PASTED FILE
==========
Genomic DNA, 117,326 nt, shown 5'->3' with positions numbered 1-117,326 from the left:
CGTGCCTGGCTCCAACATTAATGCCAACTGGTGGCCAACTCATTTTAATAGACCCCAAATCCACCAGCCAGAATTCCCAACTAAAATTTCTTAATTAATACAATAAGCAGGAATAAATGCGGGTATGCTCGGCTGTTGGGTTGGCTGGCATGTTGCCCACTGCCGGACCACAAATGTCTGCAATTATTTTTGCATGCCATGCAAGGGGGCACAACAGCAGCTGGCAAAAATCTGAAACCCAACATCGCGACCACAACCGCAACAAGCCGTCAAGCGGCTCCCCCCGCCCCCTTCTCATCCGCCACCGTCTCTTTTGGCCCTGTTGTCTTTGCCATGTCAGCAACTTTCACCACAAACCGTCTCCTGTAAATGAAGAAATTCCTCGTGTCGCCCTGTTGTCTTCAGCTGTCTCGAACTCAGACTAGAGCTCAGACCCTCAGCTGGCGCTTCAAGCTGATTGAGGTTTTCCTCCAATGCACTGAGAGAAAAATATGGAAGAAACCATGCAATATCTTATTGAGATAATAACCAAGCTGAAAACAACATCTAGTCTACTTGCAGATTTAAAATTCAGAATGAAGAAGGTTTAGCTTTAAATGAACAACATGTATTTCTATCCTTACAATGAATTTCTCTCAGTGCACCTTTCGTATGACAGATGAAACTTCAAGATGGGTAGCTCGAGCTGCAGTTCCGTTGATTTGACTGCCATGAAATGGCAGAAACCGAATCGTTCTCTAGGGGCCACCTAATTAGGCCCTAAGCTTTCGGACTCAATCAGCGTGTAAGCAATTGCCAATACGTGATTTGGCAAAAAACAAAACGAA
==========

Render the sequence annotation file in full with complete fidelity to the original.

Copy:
Genomic DNA, 117,326 nt, shown 5'->3' with positions numbered 1-117,326 from the left:
CGTGCCTGGCTCCAACATTAATGCCAACTGGTGGCCAACTCATTTTAATAGACCCCAAATCCACCAGCCAGAATTCCCAACTAAAATTTCTTAATTAATACAATAAGCAGGAATAAATGCGGGTATGCTCGGCTGTTGGGTTGGCTGGCATGTTGCCCACTGCCGGACCACAAATGTCTGCAATTATTTTTGCATGCCATGCAAGGGGGCACAACAGCAGCTGGCAAAAATCTGAAACCCAACATCGCGACCACAACCGCAACAAGCCGTCAAGCGGCTCCCCCCGCCCCCTTCTCATCCGCCACCGTCTCTTTTGGCCCTGTTGTCTTTGCCATGTCAGCAACTTTCACCACAAACCGTCTCCTGTAAATGAAGAAATTCCTCGTGTCGCCCTGTTGTCTTCAGCTGTCTCGAACTCAGACTAGAGCTCAGACCCTCAGCTGGCGCTTCAAGCTGATTGAGGTTTTCCTCCAATGCACTGAGAGAAAAATATGGAAGAAACCATGCAATATCTTATTGAGATAATAACCAAGCTGAAAACAACATCTAGTCTACTTGCAGATTTAAAATTCAGAATGAAGAAGGTTTAGCTTTAAATGAACAACATGTATTTCTATCCTTACAATGAATTTCTCTCAGTGCACCTTTCGTATGACAGATGAAACTTCAAGATGGGTAGCTCGAGCTGCAGTTCCGTTGATTTGACTGCCATGAAATGGCAGAAACCGAATCGTTCTCTAGGGGCCACCTAATTAGGCCCTAAGCTTTCGGACTCAATCAGCGTGTAAGCAATTGCCAATACGTGATTTGGCAAAAAACAAAACGAA